Posted by Hiroyuki Hamada Art on Sunday, May 6, 2018

  • Guild Hall Show Opens Today

    In Art, Artist, Exhibition, News, Print, Sculpture on

    I am very happy about how the show turned out.  The new piece (pictured below) was safely brought into the museum.  It is surrounded by five of my Piezography prints.  Scroll down for some images from the show…

    _DSC249282, 78 x 61 x 26 inches, pigmented resin, 2017-18

    Hiroyuki Hamada: Sculptures and Prints
    February 24, 2018 – March 25, 2018
    Reception: February 25, 2018, 2:00pm- 4:00pm

    Gallery Talk with Hiroyuki Hamada: March 10, 2018 2:00pm

    Guild Hall
    Address: 158 Main Street, East Hampton, NY 11937
    Phone: 631.324.0806

    Click to enlarge

    There are no photos with those IDs or post 5628 does not have any attached images!
  • Laid, Placed, and Arranged: A Panel Discussion at The Phillips Collection

    In Art, Artist, News, panel discussion on

    There will be a panel discussion on the show at the University of Maryland Gallery on November 9th. 6:30pm at the Phillips Collection. If you know anyone in the area who might be interested, please let them know.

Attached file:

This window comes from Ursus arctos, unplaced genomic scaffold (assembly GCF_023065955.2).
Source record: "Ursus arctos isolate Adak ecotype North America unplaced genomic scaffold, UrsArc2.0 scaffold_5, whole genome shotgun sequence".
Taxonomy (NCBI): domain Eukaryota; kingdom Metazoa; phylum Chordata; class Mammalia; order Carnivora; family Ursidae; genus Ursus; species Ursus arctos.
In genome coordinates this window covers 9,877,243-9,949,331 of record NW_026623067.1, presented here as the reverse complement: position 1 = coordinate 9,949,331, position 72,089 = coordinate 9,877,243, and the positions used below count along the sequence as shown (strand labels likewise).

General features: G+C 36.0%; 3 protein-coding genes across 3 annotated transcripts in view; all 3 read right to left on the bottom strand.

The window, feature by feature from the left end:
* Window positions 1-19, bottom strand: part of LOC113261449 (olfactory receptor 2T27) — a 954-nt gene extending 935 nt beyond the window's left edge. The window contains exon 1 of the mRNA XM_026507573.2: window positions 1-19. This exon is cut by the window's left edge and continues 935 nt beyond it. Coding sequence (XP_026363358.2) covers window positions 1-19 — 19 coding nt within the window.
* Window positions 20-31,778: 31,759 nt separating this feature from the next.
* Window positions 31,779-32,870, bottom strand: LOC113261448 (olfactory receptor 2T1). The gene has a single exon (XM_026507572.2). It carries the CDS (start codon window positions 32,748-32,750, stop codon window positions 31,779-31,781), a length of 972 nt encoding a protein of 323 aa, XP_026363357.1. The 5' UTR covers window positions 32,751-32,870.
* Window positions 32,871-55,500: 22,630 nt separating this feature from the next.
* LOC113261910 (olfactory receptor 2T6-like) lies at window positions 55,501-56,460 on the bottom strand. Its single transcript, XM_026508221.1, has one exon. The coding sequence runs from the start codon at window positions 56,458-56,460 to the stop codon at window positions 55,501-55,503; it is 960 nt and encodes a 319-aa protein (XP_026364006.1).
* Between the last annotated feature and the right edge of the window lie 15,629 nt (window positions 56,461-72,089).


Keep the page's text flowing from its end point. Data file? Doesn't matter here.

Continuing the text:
Event details from the Phillips Collection site: “Join artists Hiroyuki Hamada, Francie Hester, Ellington Robinson, and Wilfredo Valladares, along with exhibition curator and moderator Taras W. Matla, as they discuss their contributions to the exhibition Laid, Placed, and Arranged, on view now through December 8, 2017, at the University of Maryland Art Gallery.

    This exhibition and panel discussion is in partnership with The Phillips Collection and its ongoing series Creative Voices DC. Financial support provided by the Dorothy and Nicholas Orem Exhibition Fund and a generous grant from the Maryland State Arts Council.”

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  • University of Maryland Art Gallery show

    In Art, Artist, Exhibition, News, Painting, Sculpture on

    Four of my sculptures and two of my paintings will be in a show at the University of Maryland Art Gallery.  There will be a catalog with my interview as well.

    I’m looking forward to seeing the new paintings with the sculptures.  The show opens on September 6th, 2017 and runs through December 8th, 2017.

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    Untitled painting 011, 60" x 40", acrylic, charcoal, enamel, oil, 2015

    Here is the info from the gallery:

    “The University of Maryland Art Gallery invites you to an evening reception for Laid, Placed, and Arranged. This exhibition explores recent work made by six University of Maryland MFA alumni — Laurel Farrin, Hiroyuki Hamada, Francie Hester, Meg Mitchell, Ellington Robinson, and Wilfredo Valladares — who have gone on to become significant voices in the realm of contemporary art and academia.